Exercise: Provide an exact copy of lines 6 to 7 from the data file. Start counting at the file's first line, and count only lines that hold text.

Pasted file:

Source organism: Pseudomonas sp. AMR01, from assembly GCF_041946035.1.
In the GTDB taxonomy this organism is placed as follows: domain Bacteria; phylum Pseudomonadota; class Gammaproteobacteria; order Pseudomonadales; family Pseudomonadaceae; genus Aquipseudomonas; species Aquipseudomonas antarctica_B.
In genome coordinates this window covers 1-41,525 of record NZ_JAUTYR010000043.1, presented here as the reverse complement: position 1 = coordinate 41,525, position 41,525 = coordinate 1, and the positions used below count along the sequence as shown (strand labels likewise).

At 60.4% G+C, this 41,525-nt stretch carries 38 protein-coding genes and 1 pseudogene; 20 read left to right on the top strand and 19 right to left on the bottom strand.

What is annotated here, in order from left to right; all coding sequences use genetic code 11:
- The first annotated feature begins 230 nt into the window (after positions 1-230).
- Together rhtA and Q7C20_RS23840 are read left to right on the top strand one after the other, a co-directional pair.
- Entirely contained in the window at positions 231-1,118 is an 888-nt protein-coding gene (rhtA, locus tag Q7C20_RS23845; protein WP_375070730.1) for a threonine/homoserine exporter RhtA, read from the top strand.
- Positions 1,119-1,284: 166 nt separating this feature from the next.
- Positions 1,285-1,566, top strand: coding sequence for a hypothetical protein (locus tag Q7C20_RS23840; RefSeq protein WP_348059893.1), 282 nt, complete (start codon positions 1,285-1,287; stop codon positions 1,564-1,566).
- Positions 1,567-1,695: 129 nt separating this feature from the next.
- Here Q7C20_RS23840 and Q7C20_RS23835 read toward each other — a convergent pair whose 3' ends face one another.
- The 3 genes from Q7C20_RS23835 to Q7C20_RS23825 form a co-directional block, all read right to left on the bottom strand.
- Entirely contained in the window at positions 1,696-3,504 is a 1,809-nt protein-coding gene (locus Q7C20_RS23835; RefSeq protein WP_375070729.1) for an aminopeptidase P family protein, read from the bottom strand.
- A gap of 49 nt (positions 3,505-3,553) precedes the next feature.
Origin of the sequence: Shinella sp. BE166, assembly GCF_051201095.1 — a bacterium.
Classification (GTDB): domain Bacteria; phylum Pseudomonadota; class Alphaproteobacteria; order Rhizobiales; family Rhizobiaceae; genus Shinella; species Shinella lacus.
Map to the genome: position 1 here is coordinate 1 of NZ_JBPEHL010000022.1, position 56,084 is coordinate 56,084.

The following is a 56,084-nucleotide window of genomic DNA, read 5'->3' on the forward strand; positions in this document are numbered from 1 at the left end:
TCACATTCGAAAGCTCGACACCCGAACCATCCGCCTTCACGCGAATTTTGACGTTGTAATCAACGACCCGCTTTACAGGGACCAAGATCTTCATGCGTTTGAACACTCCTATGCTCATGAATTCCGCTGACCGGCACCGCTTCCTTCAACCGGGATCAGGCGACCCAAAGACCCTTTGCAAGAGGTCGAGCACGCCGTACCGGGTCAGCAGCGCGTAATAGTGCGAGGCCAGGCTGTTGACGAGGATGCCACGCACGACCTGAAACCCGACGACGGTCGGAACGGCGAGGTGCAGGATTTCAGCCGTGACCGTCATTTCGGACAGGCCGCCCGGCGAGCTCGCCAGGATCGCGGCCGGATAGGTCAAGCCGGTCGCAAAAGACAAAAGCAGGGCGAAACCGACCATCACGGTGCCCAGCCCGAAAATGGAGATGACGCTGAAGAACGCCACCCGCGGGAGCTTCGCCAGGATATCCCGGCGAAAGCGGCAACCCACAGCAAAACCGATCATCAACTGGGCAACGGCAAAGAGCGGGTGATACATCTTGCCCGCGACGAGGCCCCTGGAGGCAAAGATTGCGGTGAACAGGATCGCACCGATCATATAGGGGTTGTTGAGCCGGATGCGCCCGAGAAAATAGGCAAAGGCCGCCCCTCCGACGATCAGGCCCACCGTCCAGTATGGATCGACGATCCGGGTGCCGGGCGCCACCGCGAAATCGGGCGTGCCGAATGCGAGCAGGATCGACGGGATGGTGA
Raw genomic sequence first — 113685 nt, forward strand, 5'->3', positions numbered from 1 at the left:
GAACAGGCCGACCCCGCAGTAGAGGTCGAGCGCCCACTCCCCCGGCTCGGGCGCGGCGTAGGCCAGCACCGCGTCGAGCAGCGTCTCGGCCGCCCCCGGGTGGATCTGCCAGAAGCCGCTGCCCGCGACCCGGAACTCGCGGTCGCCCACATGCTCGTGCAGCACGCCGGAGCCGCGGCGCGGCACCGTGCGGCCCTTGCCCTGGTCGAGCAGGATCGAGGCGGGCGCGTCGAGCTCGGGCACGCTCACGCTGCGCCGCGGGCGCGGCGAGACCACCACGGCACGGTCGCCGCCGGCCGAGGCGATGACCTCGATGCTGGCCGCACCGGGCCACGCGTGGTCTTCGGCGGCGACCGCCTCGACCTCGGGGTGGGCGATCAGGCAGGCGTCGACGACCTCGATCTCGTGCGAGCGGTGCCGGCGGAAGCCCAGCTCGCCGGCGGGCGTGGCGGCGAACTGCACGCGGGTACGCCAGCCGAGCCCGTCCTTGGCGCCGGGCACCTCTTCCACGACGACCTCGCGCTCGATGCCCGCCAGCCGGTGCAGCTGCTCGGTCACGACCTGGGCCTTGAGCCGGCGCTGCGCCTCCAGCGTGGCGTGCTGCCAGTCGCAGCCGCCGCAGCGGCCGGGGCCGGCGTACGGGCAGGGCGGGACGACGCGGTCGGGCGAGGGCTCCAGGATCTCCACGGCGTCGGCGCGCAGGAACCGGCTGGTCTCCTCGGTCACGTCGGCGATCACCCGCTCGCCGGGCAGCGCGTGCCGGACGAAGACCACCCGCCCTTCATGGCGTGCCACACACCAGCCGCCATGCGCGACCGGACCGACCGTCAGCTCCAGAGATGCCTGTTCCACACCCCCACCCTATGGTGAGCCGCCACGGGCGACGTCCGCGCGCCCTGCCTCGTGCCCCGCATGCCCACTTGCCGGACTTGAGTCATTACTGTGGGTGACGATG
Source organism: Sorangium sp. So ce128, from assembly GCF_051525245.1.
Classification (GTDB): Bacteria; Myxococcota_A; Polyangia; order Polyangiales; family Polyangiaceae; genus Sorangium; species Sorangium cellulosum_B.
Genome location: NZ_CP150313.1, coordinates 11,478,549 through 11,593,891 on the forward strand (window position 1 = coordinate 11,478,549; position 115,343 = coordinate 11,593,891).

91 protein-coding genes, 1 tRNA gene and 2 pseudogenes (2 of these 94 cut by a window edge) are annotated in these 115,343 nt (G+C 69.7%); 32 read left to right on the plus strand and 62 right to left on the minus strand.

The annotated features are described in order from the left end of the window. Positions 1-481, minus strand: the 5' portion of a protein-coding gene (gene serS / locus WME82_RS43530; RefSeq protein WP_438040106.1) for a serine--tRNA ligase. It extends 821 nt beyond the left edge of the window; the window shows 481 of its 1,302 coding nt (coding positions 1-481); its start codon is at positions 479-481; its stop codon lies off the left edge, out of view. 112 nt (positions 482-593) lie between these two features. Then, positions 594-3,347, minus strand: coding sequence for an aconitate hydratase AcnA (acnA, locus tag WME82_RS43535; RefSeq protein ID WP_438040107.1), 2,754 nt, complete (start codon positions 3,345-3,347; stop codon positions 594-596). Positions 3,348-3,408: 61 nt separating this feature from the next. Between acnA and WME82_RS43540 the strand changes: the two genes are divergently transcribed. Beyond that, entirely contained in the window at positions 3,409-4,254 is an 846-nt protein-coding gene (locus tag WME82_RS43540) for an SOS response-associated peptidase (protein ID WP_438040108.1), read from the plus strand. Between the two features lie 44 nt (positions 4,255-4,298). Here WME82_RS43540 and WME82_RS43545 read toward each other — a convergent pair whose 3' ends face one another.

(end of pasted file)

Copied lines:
- The first annotated feature begins 230 nt into the window (after positions 1-230).
- Together rhtA and Q7C20_RS23840 are read left to right on the top strand one after the other, a co-directional pair.